Heather Christle is extremely good at gently reminding us of things we know but don't verbalize often enough. Even the observation that crying is the first thing we ever do helps to reframe an activity that most of us don't actively enjoy. I appreciate this book because it treats crying with nuance: not simply glorifying it as cathartic, or focusing on the discomfort in crying. Unsurprisingly, this book is often sad, but also scientific, oddly funny, and sweet.
“To be a writer is to be both in constant awe and in constant envy of other writers. Heather Christle is no exception. She is a writer to whom a world of poets look for playful imagery and careful affect. The Crying Book is not billed as poetry, but it’s not prose—it’s something very deeply embedded between genres. There are no line breaks, but there is lyricism and a poetic philosophy of the intimate relationship between things: tears, grief, war, motherhood, friendship, partnership, science, history. The literary world has already likened it to Maggie Nelson’s Bluets, but Christle’s work seems to me more delicate, as though each turn of a tear-soaked page allows readers the permission, as Christle puts it, to be held. And to be held by a book is, I think, exactly what a reader craves.”
— Lauren Korn, Fact & Fiction Downtown, Missoula, MT
"A poignant and piercing examination of the phenomenon of tears—exhaustive, yes, but also open-ended. . . A deeply felt, and genuinely touching, book." —Esmé Weijun Wang, author of The Collected Schizophrenias
"Spellbinding and propulsive—the map of a luminous mind in conversation with books, songs, friends, scientific theories, literary histories, her own jagged joy, and despair. Heather Christle is a visionary writer." —Leni Zumas, author of Red Clocks
This bestselling "lyrical, moving book: part essay, part memoir, part surprising cultural study" is an examination of why we cry, how we cry, and what it means to cry from a woman on the cusp of motherhood confronting her own depression (The New York Times Book Review).
Heather Christle has just lost a dear friend to suicide and now must reckon with her own depression and the birth of her first child. As she faces her grief and impending parenthood, she decides to research the act of crying: what it is and why people do it, even if they rarely talk about it. Along the way, she discovers an artist who designed a frozen–tear–shooting gun and a moth that feeds on the tears of other animals. She researches tear–collecting devices (lachrymatories) and explores the role white women’s tears play in racist violence.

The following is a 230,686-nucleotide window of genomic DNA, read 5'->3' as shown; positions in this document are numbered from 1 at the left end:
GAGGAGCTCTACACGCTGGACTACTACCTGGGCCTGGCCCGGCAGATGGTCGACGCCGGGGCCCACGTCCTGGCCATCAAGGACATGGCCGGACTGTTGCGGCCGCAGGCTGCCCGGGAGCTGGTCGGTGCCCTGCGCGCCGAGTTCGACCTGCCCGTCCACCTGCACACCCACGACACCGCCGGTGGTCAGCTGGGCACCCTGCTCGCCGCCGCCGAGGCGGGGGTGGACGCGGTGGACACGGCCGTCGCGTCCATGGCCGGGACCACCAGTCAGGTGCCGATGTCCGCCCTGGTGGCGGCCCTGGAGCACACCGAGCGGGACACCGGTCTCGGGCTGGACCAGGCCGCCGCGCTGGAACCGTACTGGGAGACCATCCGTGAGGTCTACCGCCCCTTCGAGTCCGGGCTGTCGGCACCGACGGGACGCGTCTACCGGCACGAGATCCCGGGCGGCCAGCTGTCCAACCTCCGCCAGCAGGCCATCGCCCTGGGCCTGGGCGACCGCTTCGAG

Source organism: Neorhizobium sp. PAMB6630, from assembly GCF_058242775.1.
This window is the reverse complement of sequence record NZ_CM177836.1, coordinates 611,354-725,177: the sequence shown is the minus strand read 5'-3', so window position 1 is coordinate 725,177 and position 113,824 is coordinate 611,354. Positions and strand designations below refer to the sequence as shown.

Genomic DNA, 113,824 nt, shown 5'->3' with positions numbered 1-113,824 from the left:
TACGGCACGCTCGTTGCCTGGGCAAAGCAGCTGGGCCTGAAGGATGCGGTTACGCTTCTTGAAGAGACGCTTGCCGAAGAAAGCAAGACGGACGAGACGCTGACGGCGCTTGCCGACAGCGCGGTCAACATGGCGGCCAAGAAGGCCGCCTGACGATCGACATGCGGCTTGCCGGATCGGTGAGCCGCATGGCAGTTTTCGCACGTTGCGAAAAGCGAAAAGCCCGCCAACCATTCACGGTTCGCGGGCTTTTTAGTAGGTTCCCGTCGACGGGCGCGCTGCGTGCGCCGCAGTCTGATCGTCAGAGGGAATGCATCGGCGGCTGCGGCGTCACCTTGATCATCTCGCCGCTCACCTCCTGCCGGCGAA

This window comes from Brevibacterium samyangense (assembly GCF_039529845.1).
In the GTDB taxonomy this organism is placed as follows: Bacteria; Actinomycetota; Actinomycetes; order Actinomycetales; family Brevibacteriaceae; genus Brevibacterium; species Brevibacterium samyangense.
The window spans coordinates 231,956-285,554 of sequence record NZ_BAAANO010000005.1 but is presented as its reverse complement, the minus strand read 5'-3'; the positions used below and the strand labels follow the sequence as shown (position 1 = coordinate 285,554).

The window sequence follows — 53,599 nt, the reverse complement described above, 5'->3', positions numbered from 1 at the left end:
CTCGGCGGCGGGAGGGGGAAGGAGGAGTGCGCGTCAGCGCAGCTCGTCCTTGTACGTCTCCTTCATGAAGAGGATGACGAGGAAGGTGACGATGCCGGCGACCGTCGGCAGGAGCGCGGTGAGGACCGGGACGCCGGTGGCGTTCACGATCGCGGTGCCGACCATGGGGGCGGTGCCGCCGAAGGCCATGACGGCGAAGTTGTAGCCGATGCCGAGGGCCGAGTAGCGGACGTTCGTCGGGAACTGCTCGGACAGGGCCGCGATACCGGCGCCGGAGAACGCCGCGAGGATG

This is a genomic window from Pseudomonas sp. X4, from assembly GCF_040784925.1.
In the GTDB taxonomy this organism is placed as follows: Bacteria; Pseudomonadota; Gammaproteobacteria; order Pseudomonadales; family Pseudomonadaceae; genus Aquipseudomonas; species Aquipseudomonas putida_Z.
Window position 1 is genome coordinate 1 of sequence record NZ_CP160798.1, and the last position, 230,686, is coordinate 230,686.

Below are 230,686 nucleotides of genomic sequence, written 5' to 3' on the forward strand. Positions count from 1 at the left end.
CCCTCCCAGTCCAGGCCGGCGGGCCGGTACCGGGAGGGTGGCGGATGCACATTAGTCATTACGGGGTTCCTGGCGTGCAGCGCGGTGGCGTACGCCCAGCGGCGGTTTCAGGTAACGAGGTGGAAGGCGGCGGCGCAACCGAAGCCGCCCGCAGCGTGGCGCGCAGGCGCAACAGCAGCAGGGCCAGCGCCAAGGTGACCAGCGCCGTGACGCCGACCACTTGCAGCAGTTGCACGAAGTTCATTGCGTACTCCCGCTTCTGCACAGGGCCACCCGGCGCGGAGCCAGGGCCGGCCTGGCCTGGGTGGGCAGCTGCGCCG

Honest, intelligent, rapturous, and surprising, Christle’s investigations look through a mosaic of science, history, and her own lived experience to find new ways of understanding life, loss, and mental illness. The Crying Book is a deeply personal tribute to the fascinating strangeness of tears and the unexpected resilience of joy.
About the Author
Heather Christle is the author of the poetry collections The Difficult Farm; The Trees The Trees, which won the Believer Poetry Award; What Is Amazing; and Heliopause. Her poems have appeared in The New Yorker, London Review of Books, Poetry, and many other journals. She teaches creative writing at Emory University in Atlanta. The Crying Book is her first book of nonfiction.
The New York Times Book Review, Editors' Choice Long–listed for the Believer Book Award for Nonfiction A Georgia Author of the Year Awards Nominee
"Christle tenderly engages the unsavory aspects of sadness until they become less strange. Rather than denying that self–pity can be pleasurable, she reveals how that pleasure comes from enfolding oneself in imagined care. The book inhabits an ambivalent zone between the acknowledgment that adult women have needs and the author’s fear that she has too many needs nevertheless.“ —Katy Waldman, The New Yorker
"[A] lyrical, moving book: part essay, part memoir, part surprising cultural study." —The New York Times Book Review